Recreating Trump’s Twitter feed to see the world from his perspective

Recreating Trump’s Twitter feed to see the world from his perspective

CultureJune 29, 2017 By Reilly Capps

Late at night or early in the morning, before Donald Trump pushes a small blue "Tweet" button on his phone, he sees what all of us see: a stream of tweets from the people he follows. That's one of his personally chosen views of the world. And, what we've found, an important one, too.

Because we can't see what Trump watches on TV. But we can know exactly what he sees on Twitter. He only follows 45 people, most of them family, ardent supporters, White House staff members and the CEO of World Wrestling Entertainment. For two weeks, we followed who he followed, read who he read — what's most remarkable, is after 14 days of watching, it isn't what he sees that's a problem, it's what he doesn't see.

President Trump doesn't get much news from actual outlets on Twitter — either local, national of international. There are no tweets from other politicians. Memes. Jokes. Sports. Pop culture. Science. Movie or music news. Literature. Comedians. There's no serious journalism in his feed, not even conservative journalism (aside from the Drudge Report). No National Review, no Federalist, no Reason — no Wall Street Journal. Remarkably, for a businessman, there isn't even any business news. 

What does he see? Himself. Trump follows Trump.

Of the 45 accounts he follows, nine aren't people; they're businesses controlled by Trump, mostly golf courses and hotels. Of the other accounts, seven are family members. Nine work for him.

Aside from a few friends who don't tweet much, the posts in Trump's feed come from an amazingly narrow group of people — about 10 people overall, all TV personalities. In rough order, the most visible figures are Sean Hannity, Greta van Susteran, Eric Bolling, Piers Morgan, Ann Coulter, Laura Ingraham, Tucker Carlson, Jesse Watters and Bill O'Reilly — who are all hosts, former hosts, or frequent guests on Fox News. Trump, who made his name and some of his fortune on TV, has a twitter feed that is essentially Fox News in 140 character packets. 

And their tweets are largely their own opinions about Trump, positive opinions. Trump's decisions are right, his moves brilliant, his family beautiful. 

No one on his feed skewers his agenda, or thinks he's doing a bad job, or even points out his missteps — this in a country where 54 percent of people disapprove of the job he's doing as president, according to the Real Clear Politics polling average

Which isn't so unlike everyone else. Twitter feeds are designed to tell us our friends are awesome and the political party we've chosen is correct. Rigorous analyses support this sense that social media promotes a self-affirming frame of mind. In an influential paper put out last year, social scientists "offered quantitative evidence" that "echo chambers exist on social media." Users "promote their favored narratives" and "assimilate only confirming claims and to ignore apparent refutations."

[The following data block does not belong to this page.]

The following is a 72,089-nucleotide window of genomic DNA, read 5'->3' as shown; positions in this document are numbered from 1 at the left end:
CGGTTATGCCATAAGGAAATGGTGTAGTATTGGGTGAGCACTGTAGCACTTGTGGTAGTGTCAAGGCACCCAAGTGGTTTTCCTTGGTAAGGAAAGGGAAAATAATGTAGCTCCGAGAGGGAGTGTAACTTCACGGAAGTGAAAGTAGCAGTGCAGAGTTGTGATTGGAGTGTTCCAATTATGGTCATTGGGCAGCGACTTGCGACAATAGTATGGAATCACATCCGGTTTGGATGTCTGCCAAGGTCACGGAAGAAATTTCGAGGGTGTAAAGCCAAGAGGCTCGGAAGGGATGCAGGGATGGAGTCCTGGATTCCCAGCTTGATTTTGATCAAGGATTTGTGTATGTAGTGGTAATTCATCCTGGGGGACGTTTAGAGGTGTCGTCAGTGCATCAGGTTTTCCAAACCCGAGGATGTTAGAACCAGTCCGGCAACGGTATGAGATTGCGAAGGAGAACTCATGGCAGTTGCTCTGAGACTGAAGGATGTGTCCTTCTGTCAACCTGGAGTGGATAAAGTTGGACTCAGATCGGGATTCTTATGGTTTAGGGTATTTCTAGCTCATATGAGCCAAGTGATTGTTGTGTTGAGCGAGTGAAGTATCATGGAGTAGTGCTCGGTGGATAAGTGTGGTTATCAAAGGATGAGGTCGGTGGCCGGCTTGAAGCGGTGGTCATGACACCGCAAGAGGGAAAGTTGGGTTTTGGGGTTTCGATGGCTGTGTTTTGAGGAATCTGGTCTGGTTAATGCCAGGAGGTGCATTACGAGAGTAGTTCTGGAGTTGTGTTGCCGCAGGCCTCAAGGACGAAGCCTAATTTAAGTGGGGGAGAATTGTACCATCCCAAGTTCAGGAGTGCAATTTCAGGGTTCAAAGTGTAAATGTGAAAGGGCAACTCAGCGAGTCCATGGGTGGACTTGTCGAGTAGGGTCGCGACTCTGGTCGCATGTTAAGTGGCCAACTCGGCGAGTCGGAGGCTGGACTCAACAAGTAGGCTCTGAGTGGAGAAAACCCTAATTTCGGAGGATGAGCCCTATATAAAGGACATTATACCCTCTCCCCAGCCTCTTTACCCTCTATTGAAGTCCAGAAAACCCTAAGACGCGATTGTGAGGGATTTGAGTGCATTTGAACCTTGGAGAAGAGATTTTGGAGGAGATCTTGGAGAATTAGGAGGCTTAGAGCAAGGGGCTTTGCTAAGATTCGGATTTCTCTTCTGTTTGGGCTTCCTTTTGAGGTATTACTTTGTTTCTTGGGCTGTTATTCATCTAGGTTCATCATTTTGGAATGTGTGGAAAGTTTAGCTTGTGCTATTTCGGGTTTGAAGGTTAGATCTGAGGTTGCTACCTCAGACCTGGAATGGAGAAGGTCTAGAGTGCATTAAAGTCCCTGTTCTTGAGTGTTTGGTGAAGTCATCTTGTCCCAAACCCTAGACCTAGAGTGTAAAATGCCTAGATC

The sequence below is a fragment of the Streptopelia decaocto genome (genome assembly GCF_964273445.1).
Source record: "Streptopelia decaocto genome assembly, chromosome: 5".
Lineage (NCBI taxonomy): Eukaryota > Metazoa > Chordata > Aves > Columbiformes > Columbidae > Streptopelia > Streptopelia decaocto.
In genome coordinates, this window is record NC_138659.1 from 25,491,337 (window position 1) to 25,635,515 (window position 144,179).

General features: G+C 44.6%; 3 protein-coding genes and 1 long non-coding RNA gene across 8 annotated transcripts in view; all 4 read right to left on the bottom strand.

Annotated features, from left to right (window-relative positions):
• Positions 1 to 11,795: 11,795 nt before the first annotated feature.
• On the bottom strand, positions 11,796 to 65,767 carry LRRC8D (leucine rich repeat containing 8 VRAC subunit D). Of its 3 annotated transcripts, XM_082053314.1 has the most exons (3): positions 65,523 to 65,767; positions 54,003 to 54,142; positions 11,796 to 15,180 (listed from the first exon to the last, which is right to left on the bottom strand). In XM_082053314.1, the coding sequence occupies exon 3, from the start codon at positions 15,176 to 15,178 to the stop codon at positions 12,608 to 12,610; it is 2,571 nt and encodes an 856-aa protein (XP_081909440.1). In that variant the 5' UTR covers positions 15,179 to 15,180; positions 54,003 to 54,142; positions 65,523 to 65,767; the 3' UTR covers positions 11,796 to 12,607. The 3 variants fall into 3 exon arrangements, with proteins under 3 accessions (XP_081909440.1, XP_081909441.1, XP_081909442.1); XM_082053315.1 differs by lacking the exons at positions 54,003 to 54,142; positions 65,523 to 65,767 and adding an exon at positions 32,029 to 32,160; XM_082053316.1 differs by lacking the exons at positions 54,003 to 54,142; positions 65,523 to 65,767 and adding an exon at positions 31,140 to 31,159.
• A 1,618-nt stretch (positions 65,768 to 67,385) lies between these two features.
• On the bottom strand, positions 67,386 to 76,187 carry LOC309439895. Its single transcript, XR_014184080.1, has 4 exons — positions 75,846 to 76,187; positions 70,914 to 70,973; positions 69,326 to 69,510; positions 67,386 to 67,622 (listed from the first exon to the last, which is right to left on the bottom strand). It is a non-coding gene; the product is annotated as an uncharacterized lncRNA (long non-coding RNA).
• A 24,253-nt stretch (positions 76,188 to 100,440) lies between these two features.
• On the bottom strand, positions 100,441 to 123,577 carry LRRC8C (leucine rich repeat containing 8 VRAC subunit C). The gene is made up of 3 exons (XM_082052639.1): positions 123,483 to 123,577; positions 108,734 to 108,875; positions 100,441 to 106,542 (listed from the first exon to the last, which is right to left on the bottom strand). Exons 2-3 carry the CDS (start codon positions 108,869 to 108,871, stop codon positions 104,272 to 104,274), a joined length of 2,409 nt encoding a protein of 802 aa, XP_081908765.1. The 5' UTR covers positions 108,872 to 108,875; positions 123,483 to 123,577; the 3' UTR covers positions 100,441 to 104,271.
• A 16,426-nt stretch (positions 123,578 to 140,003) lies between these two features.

It's just that, like so many things about Trump — from his gold-plated properties to his supermodel wife — Trump is to the extreme; his Twitter feed is so much more all about him. How strange to have all your friends tweet about you, so much of the time. How strange to have it all be so positive.

No matter what was happening in the world over the past two weeks — whether an Earth-shattering Senate testimony or a madman shooting at congress members — the narrative was the same, it's just the particulars that were different: Trump is correct, noble, good. Everyone else is wrong, bad, sneaky.

To pick just one example, the Senate hearings with Comey and Jeff Sessions were covered hugely by The Washington Post and The New York Times, with headlines such as "Comey calls Trump a Liar" and "Sessions denies collusion with Russia." But on Trump's Twitter feed, the Russia investigation is due to "Russophobia" (Ann Coulter), the Comey testimony was "the deep state out for revenge" (Sean Hannity) and the Sessions hearing was "the Seinfeld of hearings — a hearing about nothing" (Donald Trump Jr.).

Rarely, someone interrupts the narrative. Greta van Susteran tweeted about Antarctica melting. Geraldo Rivera called the Benghazi investigations "pompous baloney." But these sour notes — if you blink, you'll miss them.

Also, it's so thin. Most people's Twitter feeds pour down the screen like a waterfall. Trump's, on the other hand, is a trickle. Often, there are just 25 tweets an hour. Sometimes just eight or 10. You can skim today's happenings in less than a minute. And it's so heavily full of opinion, there isn't much sense of the world.

You can tell that his Twitter feed is where he learns about the world, because many or most of his re-tweets come straight off this feed.

All of this matters. This tendency, for everyone's Twitter feeds to confirm what we already believe, another paper found, "comes at the expense of the quality of the information." In Trump's case, we have elected, it seems, a low-information voter.

You’d think a country's president would want solid facts from many different corners, and the occasional challenge to his way of thinking. But if Trump is getting that anywhere, it's not coming from his Twitter feed, where the entire world is coming up Trump.